Considering the content of the bill these men have cobbled together, we couldn’t imagine a better name. The legislation is just as lacking in foresight, and just as dedicated to a flawed understanding of the government’s regulatory abilities, as its namesakes. Its primary failure is that it assumes that policymakers — even ones with better records than Frank and Dodd — are able to predict financial crises, which are so severe precisely because they upend widely shared assumptions. The bill establishes a ten-member Financial Stability Oversight Council tasked with monitoring and addressing risks to financial stability. But it is highly unlikely that such a council would have seen the housing bubble as a risk at the time. Its membership will be drawn from the same pool of high-ranking government officials who failed to see the last crisis coming. They failed, not because they were not concerned with financial stability before, but because almost all of them shared the assumption, which Barney Frank so eloquently expressed, that home-price inflation was not a speculative bubble and everything would be fine.
The folly of this council is twofold: It creates the impression that the government has its eye on the ball, which breeds laziness and incaution in the banking sector, and it gives bankers an excuse to fall back on when things go wrong, enabling them to say, “How can we be to blame for this crisis when the Financial Stability Oversight Council failed to foresee it as well?” This is the sort of framework that makes bailouts inescapable — in fact, the assumption that future bailouts will be necessary is built into this bill. The Dodd-Frank Act gives the FDIC the power to seize insolvent financial institutions and wind them down in an orderly fashion, the way that it does now with insolvent depository banks.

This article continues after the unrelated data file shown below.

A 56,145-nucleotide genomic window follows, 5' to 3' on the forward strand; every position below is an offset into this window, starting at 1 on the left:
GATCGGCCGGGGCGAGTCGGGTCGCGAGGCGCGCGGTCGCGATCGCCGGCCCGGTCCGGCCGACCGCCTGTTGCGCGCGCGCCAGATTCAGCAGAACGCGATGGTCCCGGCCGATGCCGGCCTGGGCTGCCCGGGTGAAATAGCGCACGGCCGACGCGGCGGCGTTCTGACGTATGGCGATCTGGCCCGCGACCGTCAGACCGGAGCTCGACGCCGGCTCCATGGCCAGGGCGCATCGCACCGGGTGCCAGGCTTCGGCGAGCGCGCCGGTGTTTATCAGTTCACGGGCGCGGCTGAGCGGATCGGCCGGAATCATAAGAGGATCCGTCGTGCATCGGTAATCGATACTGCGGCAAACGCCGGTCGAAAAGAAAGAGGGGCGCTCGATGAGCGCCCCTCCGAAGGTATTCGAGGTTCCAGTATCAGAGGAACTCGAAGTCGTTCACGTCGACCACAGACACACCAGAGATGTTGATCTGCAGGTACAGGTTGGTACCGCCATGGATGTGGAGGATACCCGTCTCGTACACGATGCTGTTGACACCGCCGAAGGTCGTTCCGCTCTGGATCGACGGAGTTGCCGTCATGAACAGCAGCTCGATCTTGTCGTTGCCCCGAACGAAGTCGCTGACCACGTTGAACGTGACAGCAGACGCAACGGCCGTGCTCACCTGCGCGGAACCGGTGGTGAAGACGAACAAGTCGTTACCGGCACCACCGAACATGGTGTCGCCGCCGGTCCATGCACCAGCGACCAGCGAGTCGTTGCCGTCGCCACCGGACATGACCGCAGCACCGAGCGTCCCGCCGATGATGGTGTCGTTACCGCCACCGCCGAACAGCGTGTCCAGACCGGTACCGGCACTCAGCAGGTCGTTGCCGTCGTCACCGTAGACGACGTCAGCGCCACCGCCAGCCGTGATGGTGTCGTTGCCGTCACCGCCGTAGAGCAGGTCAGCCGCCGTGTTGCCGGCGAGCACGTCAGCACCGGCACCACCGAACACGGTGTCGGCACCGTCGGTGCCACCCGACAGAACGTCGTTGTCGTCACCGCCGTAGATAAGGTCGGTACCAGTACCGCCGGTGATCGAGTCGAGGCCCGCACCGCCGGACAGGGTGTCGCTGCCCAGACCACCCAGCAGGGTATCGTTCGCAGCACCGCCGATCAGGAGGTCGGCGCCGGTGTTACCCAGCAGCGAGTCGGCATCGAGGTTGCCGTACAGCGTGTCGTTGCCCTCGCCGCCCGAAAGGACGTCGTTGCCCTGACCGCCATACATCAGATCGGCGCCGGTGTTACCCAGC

The problem is that the sophisticated creditors of large financial firms do not deserve the kind of protection that the FDIC provides to depositors: They should bear the brunt of the losses if the firm fails, or else they will have little incentive to lend carefully. In one of the few victories for Republicans in this bill, GOP negotiators were able to win concessions that limited the FDIC’s ability to spare such creditors from losses. But some loopholes remain. Particularly worrisome is the Federal Reserve’s authority to make broad extensions of credit to struggling financial entities, which this bill enhances. The Fed is only supposed to use this authority to help firms that are illiquid, not insolvent. But the line between the two is blurry, and regulators tasked with preserving “financial stability” have every incentive to blur it further during a crisis, as witnessed when former Treasury Secretary Hank Paulson forced TARP money on healthy and weak banks alike.